The Sustainable Sushi Trifecta – Blue Ocean Institute Floats Our Boat
My own Sushi Pocket Cards
What do you get when you have a sushi party at the French Culinary Institute and invite leading conservation groups, top research scientists, top sushi chefs from both coasts including the only sustainable sushi restaurant chef, throw in the lobster sex guy and some bloggers and writers, too?
You get boatloads of good sushi, fun stories, and an action plan for enjoying sustainable sushi. And pocket cards. Do we have pocket cards!
The sustainable sushi trifecta: Blue Ocean Institute, Seafood Watch, and Environmental Defense Fund teamed up in an unprecedented simultaneous launch of their pocket cards for sushi lovers that care.
Now, my Just Hungry friend is perfectly correct that sushi does not equal fish. In fact, this evening I made inarizushi and there was not a fish in sight. Still, in most of the US, sushi lovers heavily favor – and restaurants cater to – fish-centered sushi. Once we gain more knowledge about which species are nearly extinct, this challenges our goals as sushi chefs and aficionados (a-fish-anados?) to serve and to enjoy the most exquisite, rare or supremely fresh specialty seafoods.
I spoke with Tataki Sushi Bar Sushi Chef/Owner Kin Wai Lui about what he’s doing at his wave-breaking restaurant and why. It’s hard to imagine from a traditional standpoint that a sushi chef could decide not to serve some of the favorite items. After realizing that he was part of the problem, he decided to devote himself to becoming part of the solution. More on this story soon. Look for Tataki’s entry in our Teach a Man to Fish event!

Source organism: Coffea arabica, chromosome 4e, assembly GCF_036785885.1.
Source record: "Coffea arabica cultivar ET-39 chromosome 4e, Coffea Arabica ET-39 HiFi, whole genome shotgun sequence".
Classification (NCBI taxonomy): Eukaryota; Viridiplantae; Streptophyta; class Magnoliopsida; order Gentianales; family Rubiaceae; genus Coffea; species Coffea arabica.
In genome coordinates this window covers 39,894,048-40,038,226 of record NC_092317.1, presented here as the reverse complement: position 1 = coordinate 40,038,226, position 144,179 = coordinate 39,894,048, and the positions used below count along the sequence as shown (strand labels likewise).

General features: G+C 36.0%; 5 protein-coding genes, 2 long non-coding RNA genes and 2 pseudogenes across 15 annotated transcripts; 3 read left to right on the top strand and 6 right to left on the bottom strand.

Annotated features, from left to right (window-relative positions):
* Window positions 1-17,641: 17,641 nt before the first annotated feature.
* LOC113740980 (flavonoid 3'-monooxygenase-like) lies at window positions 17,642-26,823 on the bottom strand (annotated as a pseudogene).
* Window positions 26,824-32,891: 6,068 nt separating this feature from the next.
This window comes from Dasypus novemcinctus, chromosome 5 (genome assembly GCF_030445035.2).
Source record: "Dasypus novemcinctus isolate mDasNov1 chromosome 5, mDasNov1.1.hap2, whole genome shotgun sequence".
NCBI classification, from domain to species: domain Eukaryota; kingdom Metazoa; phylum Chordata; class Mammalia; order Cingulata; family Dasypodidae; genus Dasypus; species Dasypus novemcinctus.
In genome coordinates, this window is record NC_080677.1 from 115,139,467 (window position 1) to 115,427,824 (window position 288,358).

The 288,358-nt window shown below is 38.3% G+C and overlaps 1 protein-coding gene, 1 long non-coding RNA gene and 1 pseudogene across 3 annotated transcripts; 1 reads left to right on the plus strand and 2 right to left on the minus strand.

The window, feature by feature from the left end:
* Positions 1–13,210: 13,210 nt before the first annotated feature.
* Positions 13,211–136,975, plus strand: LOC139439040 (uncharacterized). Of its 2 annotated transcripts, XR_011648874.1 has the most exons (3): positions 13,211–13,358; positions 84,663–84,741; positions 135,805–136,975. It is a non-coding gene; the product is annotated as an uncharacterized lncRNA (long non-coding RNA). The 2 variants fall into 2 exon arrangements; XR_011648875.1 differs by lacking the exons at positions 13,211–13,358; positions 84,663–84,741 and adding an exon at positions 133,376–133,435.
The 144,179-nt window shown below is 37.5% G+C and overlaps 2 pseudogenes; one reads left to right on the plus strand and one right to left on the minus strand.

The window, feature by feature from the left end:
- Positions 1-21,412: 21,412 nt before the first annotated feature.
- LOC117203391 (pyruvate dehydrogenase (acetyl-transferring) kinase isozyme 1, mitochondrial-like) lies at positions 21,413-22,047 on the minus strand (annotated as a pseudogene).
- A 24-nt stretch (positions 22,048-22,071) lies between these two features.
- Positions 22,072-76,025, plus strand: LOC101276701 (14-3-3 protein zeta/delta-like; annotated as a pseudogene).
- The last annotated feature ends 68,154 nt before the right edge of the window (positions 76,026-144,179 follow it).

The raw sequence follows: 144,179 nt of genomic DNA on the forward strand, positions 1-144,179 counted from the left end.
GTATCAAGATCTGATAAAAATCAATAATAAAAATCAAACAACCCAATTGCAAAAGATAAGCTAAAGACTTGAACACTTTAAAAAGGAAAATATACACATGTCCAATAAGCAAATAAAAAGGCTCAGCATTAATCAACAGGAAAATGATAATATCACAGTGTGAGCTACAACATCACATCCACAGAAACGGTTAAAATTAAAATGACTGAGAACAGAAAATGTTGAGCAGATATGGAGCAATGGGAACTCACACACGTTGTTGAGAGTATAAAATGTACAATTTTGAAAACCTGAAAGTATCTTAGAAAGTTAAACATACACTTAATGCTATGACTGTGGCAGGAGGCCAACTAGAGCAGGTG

The smack of whale’s fin can be heard for miles in the water – but what if no one’s there to hear it? Large numbers of top species are gone. By some estimates only 10% of the blue fin tuna population remains. “For the first time, sushi lovers have tools that enable them to join the growing movement of those making ocean-friendly choices that protect life in the seas now and for generations to come,” said Julie Pareles, executive director of Blue Ocean Institute.
The powerful and majestic blue fin tuna is nearly extinct. Other long-lived top predators have accumulated wastes cast off by careless humans which we will ingest if we continue to eat them, raw or cooked. “These new guides not only enable sushi lovers to choose fish that are caught or farmed responsibly, they also highlight selections that are healthy for them and their families,” said Tim Fitzgerald, marine scientist for Environmental Defense Fund.
After this event, I can now say with confidence that one can consume mass quantities of delicious and varied sushi, sashimi and nigiri, without the nearly-extinct standard items and not miss them.
“The reality is quite simple,” said Sheila Bowman, Seafood Watch outreach manager at the Monterey Bay Aquarium, “If you care about the future of the oceans, you’ll avoid red-listed sushi.”
- Remember: the Teach a Man to Fish sustainable seafood event has been extended to enable sushi lovers to take the Seafood Watch Sushi Advocate Pledge and share their story with us, too.
My thanks to Elaine Iandoli and Kate McLaughlin of Blue Ocean Institute for the invitation – this was a tremendous opportunity to learn and share.